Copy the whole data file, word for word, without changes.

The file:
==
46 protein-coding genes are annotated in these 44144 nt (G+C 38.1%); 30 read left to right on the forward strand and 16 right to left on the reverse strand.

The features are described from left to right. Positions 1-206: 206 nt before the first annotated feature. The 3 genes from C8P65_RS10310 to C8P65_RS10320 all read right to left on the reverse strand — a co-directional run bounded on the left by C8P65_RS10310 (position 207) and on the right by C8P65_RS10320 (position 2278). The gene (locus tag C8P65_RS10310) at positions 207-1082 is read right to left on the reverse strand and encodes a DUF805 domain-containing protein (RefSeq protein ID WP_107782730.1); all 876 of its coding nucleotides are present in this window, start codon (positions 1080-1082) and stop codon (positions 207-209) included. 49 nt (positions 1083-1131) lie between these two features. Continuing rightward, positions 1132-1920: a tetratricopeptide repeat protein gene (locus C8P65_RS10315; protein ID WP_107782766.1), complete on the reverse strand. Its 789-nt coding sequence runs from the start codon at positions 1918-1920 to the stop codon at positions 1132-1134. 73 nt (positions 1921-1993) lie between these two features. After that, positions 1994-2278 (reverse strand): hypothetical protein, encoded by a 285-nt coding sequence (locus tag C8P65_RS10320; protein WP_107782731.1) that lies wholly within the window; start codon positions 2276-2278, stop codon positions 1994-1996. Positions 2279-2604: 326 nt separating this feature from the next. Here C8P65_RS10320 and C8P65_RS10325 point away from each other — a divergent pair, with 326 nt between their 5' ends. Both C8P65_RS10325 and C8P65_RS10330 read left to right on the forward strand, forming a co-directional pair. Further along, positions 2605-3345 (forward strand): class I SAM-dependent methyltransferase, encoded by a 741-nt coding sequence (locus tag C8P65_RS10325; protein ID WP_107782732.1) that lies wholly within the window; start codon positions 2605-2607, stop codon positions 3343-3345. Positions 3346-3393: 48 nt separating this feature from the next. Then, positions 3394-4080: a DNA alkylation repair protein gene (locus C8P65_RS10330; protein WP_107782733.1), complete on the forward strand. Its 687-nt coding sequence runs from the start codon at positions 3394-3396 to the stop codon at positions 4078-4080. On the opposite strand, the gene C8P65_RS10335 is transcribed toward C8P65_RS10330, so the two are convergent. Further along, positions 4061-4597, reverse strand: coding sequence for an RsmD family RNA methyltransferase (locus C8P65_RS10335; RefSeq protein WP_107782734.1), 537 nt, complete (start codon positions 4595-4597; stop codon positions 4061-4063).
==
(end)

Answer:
46 protein-coding genes are annotated in these 44144 nt (G+C 38.1%); 30 read left to right on the forward strand and 16 right to left on the reverse strand.

The features are described from left to right. Positions 1-206: 206 nt before the first annotated feature. The 3 genes from C8P65_RS10310 to C8P65_RS10320 all read right to left on the reverse strand — a co-directional run bounded on the left by C8P65_RS10310 (position 207) and on the right by C8P65_RS10320 (position 2278). The gene (locus tag C8P65_RS10310) at positions 207-1082 is read right to left on the reverse strand and encodes a DUF805 domain-containing protein (RefSeq protein ID WP_107782730.1); all 876 of its coding nucleotides are present in this window, start codon (positions 1080-1082) and stop codon (positions 207-209) included. 49 nt (positions 1083-1131) lie between these two features. Continuing rightward, positions 1132-1920: a tetratricopeptide repeat protein gene (locus C8P65_RS10315; protein ID WP_107782766.1), complete on the reverse strand. Its 789-nt coding sequence runs from the start codon at positions 1918-1920 to the stop codon at positions 1132-1134. 73 nt (positions 1921-1993) lie between these two features. After that, positions 1994-2278 (reverse strand): hypothetical protein, encoded by a 285-nt coding sequence (locus tag C8P65_RS10320; protein WP_107782731.1) that lies wholly within the window; start codon positions 2276-2278, stop codon positions 1994-1996. Positions 2279-2604: 326 nt separating this feature from the next. Here C8P65_RS10320 and C8P65_RS10325 point away from each other — a divergent pair, with 326 nt between their 5' ends. Both C8P65_RS10325 and C8P65_RS10330 read left to right on the forward strand, forming a co-directional pair. Further along, positions 2605-3345 (forward strand): class I SAM-dependent methyltransferase, encoded by a 741-nt coding sequence (locus tag C8P65_RS10325; protein ID WP_107782732.1) that lies wholly within the window; start codon positions 2605-2607, stop codon positions 3343-3345. Positions 3346-3393: 48 nt separating this feature from the next. Then, positions 3394-4080: a DNA alkylation repair protein gene (locus C8P65_RS10330; protein WP_107782733.1), complete on the forward strand. Its 687-nt coding sequence runs from the start codon at positions 3394-3396 to the stop codon at positions 4078-4080. On the opposite strand, the gene C8P65_RS10335 is transcribed toward C8P65_RS10330, so the two are convergent. Further along, positions 4061-4597, reverse strand: coding sequence for an RsmD family RNA methyltransferase (locus C8P65_RS10335; RefSeq protein WP_107782734.1), 537 nt, complete (start codon positions 4595-4597; stop codon positions 4061-4063).